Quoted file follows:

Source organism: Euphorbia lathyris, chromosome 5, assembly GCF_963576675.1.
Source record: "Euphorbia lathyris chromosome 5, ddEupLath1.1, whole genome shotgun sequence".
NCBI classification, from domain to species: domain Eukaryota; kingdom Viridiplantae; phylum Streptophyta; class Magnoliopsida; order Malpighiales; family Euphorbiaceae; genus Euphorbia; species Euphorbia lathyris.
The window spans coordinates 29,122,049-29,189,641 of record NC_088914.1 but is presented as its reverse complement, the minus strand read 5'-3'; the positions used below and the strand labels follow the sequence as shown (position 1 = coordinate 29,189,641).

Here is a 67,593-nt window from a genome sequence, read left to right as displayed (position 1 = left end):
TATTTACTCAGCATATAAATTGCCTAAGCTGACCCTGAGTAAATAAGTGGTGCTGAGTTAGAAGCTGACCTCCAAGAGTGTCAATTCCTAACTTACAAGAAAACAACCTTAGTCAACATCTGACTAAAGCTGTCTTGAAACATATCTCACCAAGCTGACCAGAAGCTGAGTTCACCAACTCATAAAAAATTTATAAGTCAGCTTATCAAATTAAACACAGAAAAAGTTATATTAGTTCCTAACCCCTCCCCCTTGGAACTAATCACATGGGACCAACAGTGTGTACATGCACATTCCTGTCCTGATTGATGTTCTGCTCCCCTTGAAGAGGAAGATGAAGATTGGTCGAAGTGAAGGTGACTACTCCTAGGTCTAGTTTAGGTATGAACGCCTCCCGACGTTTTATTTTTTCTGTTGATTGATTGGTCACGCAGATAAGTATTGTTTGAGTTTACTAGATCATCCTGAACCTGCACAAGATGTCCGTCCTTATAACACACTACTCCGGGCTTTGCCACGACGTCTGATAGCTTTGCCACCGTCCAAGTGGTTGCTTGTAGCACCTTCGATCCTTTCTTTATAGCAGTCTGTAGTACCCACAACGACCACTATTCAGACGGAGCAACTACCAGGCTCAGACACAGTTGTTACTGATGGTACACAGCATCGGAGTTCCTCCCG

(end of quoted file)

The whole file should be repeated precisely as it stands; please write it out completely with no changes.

Source organism: Euphorbia lathyris, chromosome 5, assembly GCF_963576675.1.
Source record: "Euphorbia lathyris chromosome 5, ddEupLath1.1, whole genome shotgun sequence".
NCBI classification, from domain to species: domain Eukaryota; kingdom Viridiplantae; phylum Streptophyta; class Magnoliopsida; order Malpighiales; family Euphorbiaceae; genus Euphorbia; species Euphorbia lathyris.
The window spans coordinates 29,122,049-29,189,641 of record NC_088914.1 but is presented as its reverse complement, the minus strand read 5'-3'; the positions used below and the strand labels follow the sequence as shown (position 1 = coordinate 29,189,641).

Here is a 67,593-nt window from a genome sequence, read left to right as displayed (position 1 = left end):
TATTTACTCAGCATATAAATTGCCTAAGCTGACCCTGAGTAAATAAGTGGTGCTGAGTTAGAAGCTGACCTCCAAGAGTGTCAATTCCTAACTTACAAGAAAACAACCTTAGTCAACATCTGACTAAAGCTGTCTTGAAACATATCTCACCAAGCTGACCAGAAGCTGAGTTCACCAACTCATAAAAAATTTATAAGTCAGCTTATCAAATTAAACACAGAAAAAGTTATATTAGTTCCTAACCCCTCCCCCTTGGAACTAATCACATGGGACCAACAGTGTGTACATGCACATTCCTGTCCTGATTGATGTTCTGCTCCCCTTGAAGAGGAAGATGAAGATTGGTCGAAGTGAAGGTGACTACTCCTAGGTCTAGTTTAGGTATGAACGCCTCCCGACGTTTTATTTTTTCTGTTGATTGATTGGTCACGCAGATAAGTATTGTTTGAGTTTACTAGATCATCCTGAACCTGCACAAGATGTCCGTCCTTATAACACACTACTCCGGGCTTTGCCACGACGTCTGATAGCTTTGCCACCGTCCAAGTGGTTGCTTGTAGCACCTTCGATCCTTTCTTTATAGCAGTCTGTAGTACCCACAACGACCACTATTCAGACGGAGCAACTACCAGGCTCAGACACAGTTGTTACTGATGGTACACAGCATCGGAGTTCCTCCCG